A Stroke, Sometimes Called A Cerebrovascular Accident (CVA), Results From Damage To Part Of The Brain Because Its Blood Supply Is Cut Off.
The blood supply to the brain can be undermined by a blockage (thrombosis or embolism) or a flow (haemorrhage) from one of the arteries in the brain. A CVA is more common in people who have high blood pressure, diabetes and high cholesterol levels. People who have an irregular heartbeat (atrial fibrillation) are also more susceptible to strokes. After a stroke, part of the brain no longer functions and pressing medical attention is needed.
There’s generally little or no warning of a stroke. Instant entry to hospital for evaluation and treatment is crucial if there’s to be a possibility of preventing irreversible brain damage. The after effects of a stroke vary determined by the place and extent of the damage. They vary from moderate, temporary symptoms, including loss of eyesight, to lifelong impairment or, in some individuals, if the stroke causes extensive brain damage, to coma and death.
If the symptoms disappear within a 24 hour interval, the state is called a transient ischaemic attack or TIA, which is a warning signal of a possible future stroke.
How Common Is It?
Each year about 100,000 people in the UK have a stroke and the risk increases with age.
A 70-year old living in the United Kingdom is about 100 times more likely to have a stroke than a 40- year old. Although the variety of deaths from stroke has fallen over the last 50 years, stroke continues to be the third most common cause of death after heart attacks and cancer in the United Kingdom.
What Are The Causes?
- About half of all strokes happen when a blood clot forms in an artery in the brain, a procedure called cerebral thrombosis.
- Cerebral embolism occurs when a fragment of a blood clot that has formed elsewhere in the body, for example in the heart or the principal arteries of the neck, goes in the blood and lodges in an artery supplying the brain. Just under one third of all strokes are due to cerebral embolism.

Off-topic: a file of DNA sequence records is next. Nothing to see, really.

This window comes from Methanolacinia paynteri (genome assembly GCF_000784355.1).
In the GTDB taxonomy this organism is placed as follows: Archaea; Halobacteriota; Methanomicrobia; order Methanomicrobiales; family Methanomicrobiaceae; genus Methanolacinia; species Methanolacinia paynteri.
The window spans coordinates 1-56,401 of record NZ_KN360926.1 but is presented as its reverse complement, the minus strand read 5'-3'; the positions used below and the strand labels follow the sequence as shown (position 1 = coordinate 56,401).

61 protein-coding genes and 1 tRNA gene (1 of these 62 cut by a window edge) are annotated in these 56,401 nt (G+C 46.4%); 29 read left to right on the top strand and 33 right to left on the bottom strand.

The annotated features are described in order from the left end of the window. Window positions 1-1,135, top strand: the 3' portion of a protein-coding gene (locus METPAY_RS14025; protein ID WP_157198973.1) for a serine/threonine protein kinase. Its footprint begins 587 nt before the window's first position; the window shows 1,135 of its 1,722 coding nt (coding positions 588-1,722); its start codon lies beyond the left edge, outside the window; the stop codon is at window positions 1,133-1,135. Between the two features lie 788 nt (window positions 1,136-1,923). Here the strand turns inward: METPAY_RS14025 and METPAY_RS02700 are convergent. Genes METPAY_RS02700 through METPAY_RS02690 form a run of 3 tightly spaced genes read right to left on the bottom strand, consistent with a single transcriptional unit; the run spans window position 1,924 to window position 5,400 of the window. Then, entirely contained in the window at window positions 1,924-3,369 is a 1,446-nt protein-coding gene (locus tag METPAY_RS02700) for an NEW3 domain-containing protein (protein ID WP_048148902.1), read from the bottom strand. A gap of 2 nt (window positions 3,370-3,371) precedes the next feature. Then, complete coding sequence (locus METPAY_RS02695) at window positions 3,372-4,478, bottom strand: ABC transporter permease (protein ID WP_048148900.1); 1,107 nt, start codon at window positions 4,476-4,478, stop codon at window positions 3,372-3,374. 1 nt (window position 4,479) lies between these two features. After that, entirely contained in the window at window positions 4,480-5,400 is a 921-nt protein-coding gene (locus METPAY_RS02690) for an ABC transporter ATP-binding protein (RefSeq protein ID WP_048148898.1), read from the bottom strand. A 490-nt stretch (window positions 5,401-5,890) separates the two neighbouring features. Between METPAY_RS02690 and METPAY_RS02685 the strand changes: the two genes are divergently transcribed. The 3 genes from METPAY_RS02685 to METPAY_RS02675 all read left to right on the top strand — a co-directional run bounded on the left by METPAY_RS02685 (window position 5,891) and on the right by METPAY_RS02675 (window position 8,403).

- Cerebral haemorrhage (bleeding), which causes about one fifth of all strokes, occurs when an artery supplying the brain ruptures and blood seeps out into the brain itself.
- Blood clots that bring about cerebral thrombosis and cerebral embolism are more likely to form in an artery which has been damaged by atherosclerosis, a condition in which oily’ deposits (atheroma) build up in artery’ walls. Variables that raise the risk of atherosclerosis are a high fat diet, smoking, diabetes mellitus and increased blood cholesterol levels.
What Are The Risks?
- The risk of cerebral embolism, thrombosis or haemorrhage is increased by high blood pressure, which ought to always be evaluated and treated quickly.
- Cerebral embolism may be a complication of some heart conditions for example heart rhythm disorders, heart valve disorders and a recent heart attack, all which can cause blood clots to form in the heart.
- Sickle-cell anaemia, an abnormality of the red blood cells, also raises the risk of cerebral thrombosis because strange blood cells often clump together and block blood vessels. .
- Less typically, thrombosis is brought on by narrowing of the arteries supplying the brain as a result of inflammation of an autoimmune disorder, including polyarteritis nodosa, where the immune system attacks the body’s own healthy tissues.
What Are The Symptoms?
Generally in most individuals, the symptoms develop quickly over a matter of seconds or minutes. The precise symptoms are determined by the region of the brain changed. The symptoms may contain:
- weakness or inability’ to move on one side of the body
- numbness on one side of the body
- tremor, clumsiness or loss of control of fine movements
- visual disturbances, for example loss of eyesight in one eye
- slurred speech
- trouble in locating words and comprehending what others are saying
- vomiting, vertigo and trouble in keeping equilibrium.
With a serious stroke, the affected individual may become unconscious and may decline into coma and die.
How is It Diagnosed?
- If you imagine that somebody has had a stroke, take them to the hospital promptly to discover the cause and begin treatment.
- Imaging of the brain, including computerized tomography (CT) scan or magnetic resonance imaging (MRI), may be done
- to learn whether the stroke was due to bleeding or a blockage in a vessel.
- Antihypertensive drugs, which help control
- raised blood pressure, and a daily dose of aspirin, which reduces the danger of blood clot formation, may be prescribed.
- Smokers should stop smoking immediately.
- Weakness and loss of motion may be treated with physiotherapy.
- Language difficulties can be eased with speech therapy.
- Antidepressant drugs or counselling may help treat the depression that can follow a stroke.
What is The Prognosis?
Treatment of risk factors, like high blood pressure, will lower the danger of a future, possibly deadly stroke. Clot-busting drugs may be given to dissolve a clot.
Cerebral angiography uses X rays to search for abnormalities of the arteries supplying the brain. It’s frequently used to inquire transient ischaemic attack and stroke. Under local anaesthesia, a thin, flexible tube called a catheter is inserted into an artery, usually at the groin or elbow, and directed to an artery in the neck. When the catheter is in place, a special dye that shows up on X rays is injected through it. The outline of the blood flow through the arteries is subsequently seen on the X-ray (angiogram).